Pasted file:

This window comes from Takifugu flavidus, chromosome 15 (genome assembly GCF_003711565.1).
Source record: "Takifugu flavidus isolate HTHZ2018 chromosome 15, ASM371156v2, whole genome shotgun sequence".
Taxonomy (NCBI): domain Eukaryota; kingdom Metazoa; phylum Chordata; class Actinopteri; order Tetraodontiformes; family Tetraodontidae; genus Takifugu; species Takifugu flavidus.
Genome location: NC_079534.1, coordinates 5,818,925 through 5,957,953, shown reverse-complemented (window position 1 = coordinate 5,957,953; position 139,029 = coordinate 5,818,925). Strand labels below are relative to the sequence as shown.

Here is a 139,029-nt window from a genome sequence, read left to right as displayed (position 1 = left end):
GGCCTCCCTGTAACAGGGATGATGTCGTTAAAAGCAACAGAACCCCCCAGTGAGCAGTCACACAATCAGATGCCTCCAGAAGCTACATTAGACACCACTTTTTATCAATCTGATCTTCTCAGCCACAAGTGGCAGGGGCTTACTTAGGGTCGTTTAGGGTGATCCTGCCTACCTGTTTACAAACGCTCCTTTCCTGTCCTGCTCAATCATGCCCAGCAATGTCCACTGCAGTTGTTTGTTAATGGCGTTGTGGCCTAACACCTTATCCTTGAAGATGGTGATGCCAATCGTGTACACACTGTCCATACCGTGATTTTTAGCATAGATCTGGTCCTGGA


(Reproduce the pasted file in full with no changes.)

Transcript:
This window comes from Takifugu flavidus, chromosome 15 (genome assembly GCF_003711565.1).
Source record: "Takifugu flavidus isolate HTHZ2018 chromosome 15, ASM371156v2, whole genome shotgun sequence".
Taxonomy (NCBI): domain Eukaryota; kingdom Metazoa; phylum Chordata; class Actinopteri; order Tetraodontiformes; family Tetraodontidae; genus Takifugu; species Takifugu flavidus.
Genome location: NC_079534.1, coordinates 5,818,925 through 5,957,953, shown reverse-complemented (window position 1 = coordinate 5,957,953; position 139,029 = coordinate 5,818,925). Strand labels below are relative to the sequence as shown.

Here is a 139,029-nt window from a genome sequence, read left to right as displayed (position 1 = left end):
GGCCTCCCTGTAACAGGGATGATGTCGTTAAAAGCAACAGAACCCCCCAGTGAGCAGTCACACAATCAGATGCCTCCAGAAGCTACATTAGACACCACTTTTTATCAATCTGATCTTCTCAGCCACAAGTGGCAGGGGCTTACTTAGGGTCGTTTAGGGTGATCCTGCCTACCTGTTTACAAACGCTCCTTTCCTGTCCTGCTCAATCATGCCCAGCAATGTCCACTGCAGTTGTTTGTTAATGGCGTTGTGGCCTAACACCTTATCCTTGAAGATGGTGATGCCAATCGTGTACACACTGTCCATACCGTGATTTTTAGCATAGATCTGGTCCTGGA